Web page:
In 1992 he played a psychotic general in the Barry Levinson film Toys and he also starred as Georges Simenon's detective Inspector Jules Maigret in an ITV adaptation of Simenon's series of books. He starred as Fyodor Dostoyevsky in the Hungarian director Károly Makk's movie The Gambler (1997) about the writing of Dostoyevsky's novella The Gambler.
Bruno Crémer is a French actor who spent a great part of his career on stage but has also had successful performances for the cinema and the television.
He is widely known in France and the French speaking world for his interpretation of the famous detective Maigret in a television series that started in 1991. In 2005, he acted in his 54th adaptation of a Maigret story.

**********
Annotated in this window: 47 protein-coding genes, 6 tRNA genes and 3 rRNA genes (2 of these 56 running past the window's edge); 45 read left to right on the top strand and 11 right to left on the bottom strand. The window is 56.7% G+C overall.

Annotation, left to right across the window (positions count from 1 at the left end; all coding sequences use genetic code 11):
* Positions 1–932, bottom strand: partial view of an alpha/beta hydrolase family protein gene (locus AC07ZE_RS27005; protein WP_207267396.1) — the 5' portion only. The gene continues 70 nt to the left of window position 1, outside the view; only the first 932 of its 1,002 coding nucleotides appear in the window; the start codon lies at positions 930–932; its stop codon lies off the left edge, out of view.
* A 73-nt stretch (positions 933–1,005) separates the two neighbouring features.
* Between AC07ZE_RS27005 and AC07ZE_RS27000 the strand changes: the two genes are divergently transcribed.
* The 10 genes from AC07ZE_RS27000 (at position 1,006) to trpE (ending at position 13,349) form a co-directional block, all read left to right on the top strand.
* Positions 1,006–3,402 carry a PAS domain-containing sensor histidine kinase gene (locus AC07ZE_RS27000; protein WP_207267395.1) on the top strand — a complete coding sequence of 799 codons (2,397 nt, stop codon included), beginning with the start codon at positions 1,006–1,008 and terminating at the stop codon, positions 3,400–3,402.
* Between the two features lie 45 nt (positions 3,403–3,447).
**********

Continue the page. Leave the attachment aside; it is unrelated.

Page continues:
His earlier career on the stage included creating the role of Thomas Beckett in the 1959 world premiere of the play Beckett by Jean Anouilh.
After ten years on stage, he had a credited role in the movies for the first time in 1957 in Send a Woman When the Devil Fails (UK), with Alain Delon, aka: When a Woman Meddles (USA: TV title) aka: When the Woman Gets Confused.
Jean Richard was a famous French actor.
He was born in the town of Bessines, France and began his career as a caricaturist before acting in comedy films. Although he played a part in more than 80 movies, it was his TV role as Maigret that made him famous. He portrayed the famous inspector character from Georges Simenon's novels for over 20 years. He also created the well-known Jean Richard Circus. He died due to complications from cancer
Gino Cervi was an Italian actor of international fame.